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Clinical application of the interacoustics Reflwin system wideband energy reflectance machine in the assessment of the Eustachian tube (2011)

Objective: Eustachian tube function remains an area of middle ear analysis in which suitable clinical tests are lacking. Eustachian tube malfunction has been linked to pathology of the middle ear such as otitis media with effusion. Wideband reflectance (WBR) is a new clinical technique which determines the ratio of sound energy that enters the middle ear to that which reflects back into the ear canal. This technique could provide information regarding Eustachian tube function that other tympanometric measures do not. Design: Measures of WBR were taken in 50 Chinese and Caucasian young adult subjects before and after performing Valsalva and Toynbee manoeuvres. Subjects were students or affiliates of the University of British Columbia. Data were analysed based on static and dynamic power absorbance measures, power absorbance tympanograms, 226 Hz tympanograms and 1000 Hz tympanograms provided by the Interacoustics REFLWIN wideband reflectance system. Baseline measurements were compared between gender and ethnicity. Similarities to measurements using other clinical WBR devices were also analysed. Finally, comparisons were made on each variable between baseline and post-manoeuvre state.Results: Baseline results were comparable with previous wideband reflectance research in this subject population. Notable differences were observed between the current study and a previous version of the same device. Differences between the current system and the Mimosa Acoustics system were minimal. For both the Valsalva and Toynbee manoeuvres significant shifts in middle ear pressure were indicated by changes in tympanometric peak pressure and power absorbance tympanogram peak pressure. However, dynamic power absorbance did not differ between baseline and either manoeuvre state. Conclusion: The current version of the Interacoustics REFLWIN system provides comparable estimates of WBR to the other major clinical system available on the market. The measures of wideband reflectance did not offer information regarding Eustachian tube function in addition to that already provided by measures of tympanometry following physical manoeuvres. However, the equivalent performance of wideband reflectance to tympanometry shows that it can be used to evaluate Eustachian tube function in the same manner as tympanometry. There is still a need to devise a clinical test to accurately distinguish between healthy and pathological Eustachian tubes.

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Longitudinal investigation of middle-ear function using multi-frequency, multi-component tympanometry from birth to 6-months of age (2010)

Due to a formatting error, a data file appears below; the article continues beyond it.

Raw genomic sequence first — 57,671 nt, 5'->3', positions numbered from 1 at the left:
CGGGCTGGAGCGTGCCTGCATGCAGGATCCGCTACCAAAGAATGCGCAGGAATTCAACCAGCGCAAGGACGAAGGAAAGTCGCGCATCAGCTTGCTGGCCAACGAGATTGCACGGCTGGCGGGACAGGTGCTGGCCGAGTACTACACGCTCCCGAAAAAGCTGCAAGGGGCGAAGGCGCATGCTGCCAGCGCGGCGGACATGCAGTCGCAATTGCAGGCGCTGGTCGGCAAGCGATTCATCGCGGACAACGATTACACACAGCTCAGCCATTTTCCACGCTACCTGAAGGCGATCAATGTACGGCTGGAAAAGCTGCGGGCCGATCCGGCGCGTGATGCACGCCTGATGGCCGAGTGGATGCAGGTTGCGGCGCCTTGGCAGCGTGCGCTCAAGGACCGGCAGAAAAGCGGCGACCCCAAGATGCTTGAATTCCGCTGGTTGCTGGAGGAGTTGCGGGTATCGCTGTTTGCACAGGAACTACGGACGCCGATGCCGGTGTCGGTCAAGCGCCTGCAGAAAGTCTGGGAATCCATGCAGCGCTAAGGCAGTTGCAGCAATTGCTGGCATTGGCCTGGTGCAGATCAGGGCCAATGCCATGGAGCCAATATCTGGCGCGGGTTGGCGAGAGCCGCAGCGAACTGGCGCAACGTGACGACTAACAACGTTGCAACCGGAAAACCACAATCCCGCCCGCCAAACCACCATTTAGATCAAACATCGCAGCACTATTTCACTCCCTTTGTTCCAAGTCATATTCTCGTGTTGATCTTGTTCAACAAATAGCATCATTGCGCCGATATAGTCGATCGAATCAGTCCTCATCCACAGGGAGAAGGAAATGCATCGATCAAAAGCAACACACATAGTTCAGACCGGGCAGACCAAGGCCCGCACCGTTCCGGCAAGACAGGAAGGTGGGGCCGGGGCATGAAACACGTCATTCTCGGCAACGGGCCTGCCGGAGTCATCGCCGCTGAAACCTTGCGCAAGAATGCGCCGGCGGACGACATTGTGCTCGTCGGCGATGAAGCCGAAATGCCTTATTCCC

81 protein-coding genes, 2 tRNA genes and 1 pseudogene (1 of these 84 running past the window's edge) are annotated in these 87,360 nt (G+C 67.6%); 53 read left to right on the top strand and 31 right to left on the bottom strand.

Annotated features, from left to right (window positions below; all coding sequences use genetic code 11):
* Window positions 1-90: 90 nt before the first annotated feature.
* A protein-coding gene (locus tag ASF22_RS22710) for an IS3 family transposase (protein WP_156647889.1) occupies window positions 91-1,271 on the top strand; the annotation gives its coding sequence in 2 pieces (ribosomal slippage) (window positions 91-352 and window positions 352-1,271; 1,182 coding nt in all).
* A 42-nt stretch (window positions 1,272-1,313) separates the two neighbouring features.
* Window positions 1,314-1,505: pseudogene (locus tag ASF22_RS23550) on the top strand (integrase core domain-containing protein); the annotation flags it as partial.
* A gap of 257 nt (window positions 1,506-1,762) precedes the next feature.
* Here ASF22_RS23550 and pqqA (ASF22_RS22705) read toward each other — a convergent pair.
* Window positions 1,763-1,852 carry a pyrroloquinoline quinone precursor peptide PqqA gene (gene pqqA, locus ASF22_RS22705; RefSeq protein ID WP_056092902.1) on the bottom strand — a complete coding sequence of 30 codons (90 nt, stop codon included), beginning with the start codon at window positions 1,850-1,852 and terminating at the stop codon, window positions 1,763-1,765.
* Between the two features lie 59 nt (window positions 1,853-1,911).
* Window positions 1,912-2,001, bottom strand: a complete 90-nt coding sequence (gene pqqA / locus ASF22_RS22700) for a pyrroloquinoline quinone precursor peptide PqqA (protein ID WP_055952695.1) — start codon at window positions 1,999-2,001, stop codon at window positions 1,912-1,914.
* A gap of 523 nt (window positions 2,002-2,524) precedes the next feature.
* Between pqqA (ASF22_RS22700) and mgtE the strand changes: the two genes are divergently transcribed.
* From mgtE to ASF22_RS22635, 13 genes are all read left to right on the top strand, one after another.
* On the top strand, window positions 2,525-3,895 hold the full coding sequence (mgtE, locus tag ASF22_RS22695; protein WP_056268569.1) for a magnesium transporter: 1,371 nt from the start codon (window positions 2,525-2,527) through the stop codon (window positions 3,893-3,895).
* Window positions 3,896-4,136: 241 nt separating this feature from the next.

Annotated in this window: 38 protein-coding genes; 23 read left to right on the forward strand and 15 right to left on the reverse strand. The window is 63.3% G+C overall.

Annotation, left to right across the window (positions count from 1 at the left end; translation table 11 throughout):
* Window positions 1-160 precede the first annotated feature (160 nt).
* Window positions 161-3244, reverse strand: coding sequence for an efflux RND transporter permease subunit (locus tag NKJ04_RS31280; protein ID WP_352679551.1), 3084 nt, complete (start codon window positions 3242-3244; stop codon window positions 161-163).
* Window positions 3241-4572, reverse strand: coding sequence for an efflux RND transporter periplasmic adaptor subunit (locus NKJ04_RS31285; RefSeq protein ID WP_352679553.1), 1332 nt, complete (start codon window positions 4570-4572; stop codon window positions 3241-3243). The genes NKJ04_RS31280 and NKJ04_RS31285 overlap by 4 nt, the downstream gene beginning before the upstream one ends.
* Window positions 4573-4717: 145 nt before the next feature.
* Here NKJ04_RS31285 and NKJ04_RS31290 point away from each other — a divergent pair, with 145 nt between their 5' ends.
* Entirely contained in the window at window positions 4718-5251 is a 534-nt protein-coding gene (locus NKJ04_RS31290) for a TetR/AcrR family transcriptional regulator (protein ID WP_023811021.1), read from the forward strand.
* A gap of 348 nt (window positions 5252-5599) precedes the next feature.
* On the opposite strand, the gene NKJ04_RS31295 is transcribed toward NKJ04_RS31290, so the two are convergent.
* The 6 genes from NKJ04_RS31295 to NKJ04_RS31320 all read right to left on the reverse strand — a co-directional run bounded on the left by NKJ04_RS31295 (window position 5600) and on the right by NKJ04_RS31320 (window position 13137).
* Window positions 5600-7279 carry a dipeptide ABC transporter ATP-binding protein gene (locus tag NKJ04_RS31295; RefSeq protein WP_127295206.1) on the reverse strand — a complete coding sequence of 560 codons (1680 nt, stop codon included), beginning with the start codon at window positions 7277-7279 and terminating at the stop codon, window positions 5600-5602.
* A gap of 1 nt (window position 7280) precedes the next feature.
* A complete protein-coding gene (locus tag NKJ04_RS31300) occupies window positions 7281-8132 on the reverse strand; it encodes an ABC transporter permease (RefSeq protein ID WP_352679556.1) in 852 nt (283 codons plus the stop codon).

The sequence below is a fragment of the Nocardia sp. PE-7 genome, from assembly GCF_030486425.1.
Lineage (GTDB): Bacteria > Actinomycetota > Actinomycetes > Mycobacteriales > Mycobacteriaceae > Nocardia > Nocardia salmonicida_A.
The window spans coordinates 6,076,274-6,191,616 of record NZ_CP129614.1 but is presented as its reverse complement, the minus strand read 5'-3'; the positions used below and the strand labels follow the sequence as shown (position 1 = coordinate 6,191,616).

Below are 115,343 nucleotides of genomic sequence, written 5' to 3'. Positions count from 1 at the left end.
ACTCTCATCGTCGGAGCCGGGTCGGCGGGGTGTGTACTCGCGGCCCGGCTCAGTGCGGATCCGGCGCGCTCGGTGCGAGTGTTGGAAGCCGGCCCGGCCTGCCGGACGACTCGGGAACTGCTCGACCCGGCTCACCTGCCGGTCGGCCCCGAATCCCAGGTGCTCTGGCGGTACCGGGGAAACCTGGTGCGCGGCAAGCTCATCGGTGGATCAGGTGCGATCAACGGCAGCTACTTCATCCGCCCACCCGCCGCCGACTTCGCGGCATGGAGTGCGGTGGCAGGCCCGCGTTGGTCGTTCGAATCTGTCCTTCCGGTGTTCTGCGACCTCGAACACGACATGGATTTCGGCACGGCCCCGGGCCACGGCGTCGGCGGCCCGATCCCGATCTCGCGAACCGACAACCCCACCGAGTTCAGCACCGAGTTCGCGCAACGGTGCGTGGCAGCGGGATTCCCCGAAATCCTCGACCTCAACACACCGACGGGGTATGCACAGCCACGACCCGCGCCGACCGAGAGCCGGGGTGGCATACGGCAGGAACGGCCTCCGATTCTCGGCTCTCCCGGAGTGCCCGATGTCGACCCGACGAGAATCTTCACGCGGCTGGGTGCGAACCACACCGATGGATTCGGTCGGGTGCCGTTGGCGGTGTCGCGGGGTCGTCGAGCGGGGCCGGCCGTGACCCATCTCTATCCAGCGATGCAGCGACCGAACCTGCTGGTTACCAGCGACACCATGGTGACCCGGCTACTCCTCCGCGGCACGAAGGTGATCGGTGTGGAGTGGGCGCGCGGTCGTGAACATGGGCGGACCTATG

Objectives: The specific goals of this study were: 1) To understand the mechano-acoustical properties of the normal ear canal and middle ear and its maturation as a function of age using conventional and high frequency tympanometry 2) to establish tympanometric guidelines and normative data of the normal ear canal and middle ear in infants birth to 6 months of age. Design: Thirty-one normal hearing newborns were tested longitudinally in 1-month intervals up to 6 months of age for a total of 6 visits. Tympanograms were recorded and the distributions of patterns were analyzed using the Vanhuyse model at 226 Hz, 678 Hz, and 1000 Hz. Additionally, tympanometric recordings of admittance (Ya), susceptance (Ba), and conductance (Ga) were analyzed at 226 Hz and 1000 Hz probe tones. Lastly, the variation of compensated susceptance and conductance were recorded at extended frequencies from 250-2000 Hz in 50 Hz intervals for 16 infants. Results: Results showed that 1000 Hz tympanograms were the simplest to quantify as most recordings were single-peaked. 226 Hz and 678 Hz recordings were often multi-peaked. Both positive and negative admittance and susceptance tail values increased with age for 226 Hz and 1000 Hz. However, tail values at 1000 Hz increased faster than for 226 Hz. Negative tail values were smaller compared to positive tail values which resulted in smaller compensated admittance values for the positive tails compared to negative tails across all 6 visits. Admittance magnitude decreased with age at 226 Hz as susceptance increased and conductance decreased. However, at 1000 Hz, admittance magnitude increased as susceptance remained relatively constant and conductance increase. Conclusion: Results suggest that the infant middle ear and ear canal develop towards compliance with age although is not yet a purely acoustically compliant system by 6 months of age, particularly at high frequencies. An increase in volume in the middle ear cavity, reduction of middle ear debris, and overall decrease in resistive elements may be contributing to these changes. Significant differences were observed between each visit and warrant the use of age-specific norms when applying tympanometric data to infants below 6 months of age.